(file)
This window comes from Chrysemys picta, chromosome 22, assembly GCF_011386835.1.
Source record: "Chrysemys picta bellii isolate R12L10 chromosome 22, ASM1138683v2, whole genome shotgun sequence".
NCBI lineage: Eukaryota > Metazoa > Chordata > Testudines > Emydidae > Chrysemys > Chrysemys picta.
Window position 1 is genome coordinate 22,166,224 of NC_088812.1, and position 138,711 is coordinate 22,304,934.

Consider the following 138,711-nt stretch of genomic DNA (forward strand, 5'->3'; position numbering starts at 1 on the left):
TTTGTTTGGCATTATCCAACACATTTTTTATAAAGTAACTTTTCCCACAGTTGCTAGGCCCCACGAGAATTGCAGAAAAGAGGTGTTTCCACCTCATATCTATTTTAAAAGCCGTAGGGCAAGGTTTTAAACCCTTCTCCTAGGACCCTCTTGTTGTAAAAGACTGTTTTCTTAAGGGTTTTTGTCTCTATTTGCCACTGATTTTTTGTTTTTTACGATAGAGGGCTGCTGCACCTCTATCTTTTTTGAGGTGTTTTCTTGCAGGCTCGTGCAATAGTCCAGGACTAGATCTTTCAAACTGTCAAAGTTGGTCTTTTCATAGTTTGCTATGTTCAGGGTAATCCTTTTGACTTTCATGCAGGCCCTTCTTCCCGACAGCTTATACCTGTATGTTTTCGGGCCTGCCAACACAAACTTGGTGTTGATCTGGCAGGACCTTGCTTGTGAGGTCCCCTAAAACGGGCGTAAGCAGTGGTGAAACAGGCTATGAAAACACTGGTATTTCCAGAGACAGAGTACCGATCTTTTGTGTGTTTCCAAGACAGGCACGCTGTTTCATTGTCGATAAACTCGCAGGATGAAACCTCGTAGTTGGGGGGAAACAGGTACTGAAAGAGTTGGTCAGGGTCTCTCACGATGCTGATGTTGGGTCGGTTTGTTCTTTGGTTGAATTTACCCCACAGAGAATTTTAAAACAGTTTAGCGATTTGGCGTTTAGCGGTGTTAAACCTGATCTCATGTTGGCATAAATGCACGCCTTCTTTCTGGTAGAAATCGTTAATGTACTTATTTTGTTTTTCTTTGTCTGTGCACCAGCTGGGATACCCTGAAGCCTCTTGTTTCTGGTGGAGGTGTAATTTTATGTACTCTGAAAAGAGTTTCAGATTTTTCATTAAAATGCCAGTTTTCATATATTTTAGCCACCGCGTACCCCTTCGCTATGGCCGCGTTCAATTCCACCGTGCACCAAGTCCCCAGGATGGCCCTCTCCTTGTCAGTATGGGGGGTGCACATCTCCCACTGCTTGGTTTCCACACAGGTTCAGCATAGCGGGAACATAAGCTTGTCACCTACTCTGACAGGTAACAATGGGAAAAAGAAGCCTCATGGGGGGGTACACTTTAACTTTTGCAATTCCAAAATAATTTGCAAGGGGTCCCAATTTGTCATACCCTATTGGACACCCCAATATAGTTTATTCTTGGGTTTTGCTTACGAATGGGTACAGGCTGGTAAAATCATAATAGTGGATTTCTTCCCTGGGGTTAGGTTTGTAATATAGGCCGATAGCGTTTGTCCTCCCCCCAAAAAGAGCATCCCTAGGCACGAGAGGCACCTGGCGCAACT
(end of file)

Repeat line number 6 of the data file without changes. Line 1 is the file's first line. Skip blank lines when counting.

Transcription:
TTTGTTTGGCATTATCCAACACATTTTTTATAAAGTAACTTTTCCCACAGTTGCTAGGCCCCACGAGAATTGCAGAAAAGAGGTGTTTCCACCTCATATCTATTTTAAAAGCCGTAGGGCAAGGTTTTAAACCCTTCTCCTAGGACCCTCTTGTTGTAAAAGACTGTTTTCTTAAGGGTTTTTGTCTCTATTTGCCACTGATTTTTTGTTTTTTACGATAGAGGGCTGCTGCACCTCTATCTTTTTTGAGGTGTTTTCTTGCAGGCTCGTGCAATAGTCCAGGACTAGATCTTTCAAACTGTCAAAGTTGGTCTTTTCATAGTTTGCTATGTTCAGGGTAATCCTTTTGACTTTCATGCAGGCCCTTCTTCCCGACAGCTTATACCTGTATGTTTTCGGGCCTGCCAACACAAACTTGGTGTTGATCTGGCAGGACCTTGCTTGTGAGGTCCCCTAAAACGGGCGTAAGCAGTGGTGAAACAGGCTATGAAAACACTGGTATTTCCAGAGACAGAGTACCGATCTTTTGTGTGTTTCCAAGACAGGCACGCTGTTTCATTGTCGATAAACTCGCAGGATGAAACCTCGTAGTTGGGGGGAAACAGGTACTGAAAGAGTTGGTCAGGGTCTCTCACGATGCTGATGTTGGGTCGGTTTGTTCTTTGGTTGAATTTACCCCACAGAGAATTTTAAAACAGTTTAGCGATTTGGCGTTTAGCGGTGTTAAACCTGATCTCATGTTGGCATAAATGCACGCCTTCTTTCTGGTAGAAATCGTTAATGTACTTATTTTGTTTTTCTTTGTCTGTGCACCAGCTGGGATACCCTGAAGCCTCTTGTTTCTGGTGGAGGTGTAATTTTATGTACTCTGAAAAGAGTTTCAGATTTTTCATTAAAATGCCAGTTTTCATATATTTTAGCCACCGCGTACCCCTTCGCTATGGCCGCGTTCAATTCCACCGTGCACCAAGTCCCCAGGATGGCCCTCTCCTTGTCAGTATGGGGGGTGCACATCTCCCACTGCTTGGTTTCCACACAGGTTCAGCATAGCGGGAACATAAGCTTGTCACCTACTCTGACAGGTAACAATGGGAAAAAGAAGCCTCATGGGGGGGTACACTTTAACTTTTGCAATTCCAAAATAATTTGCAAGGGGTCCCAATTTGTCATACCCTATTGGACACCCCAATATAGTTTATTCTTGGGTTTTGCTTACGAATGGGTACAGGCTGGTAAAATCATAATAGTGGATTTCTTCCCTGGGGTTAGGTTTGTAATATAGGCCGATAGCGTTTGTCCTCCCCCCAAAAAGAGCATCCCTAGGCACGAGAGGCACCTGGCGCAACT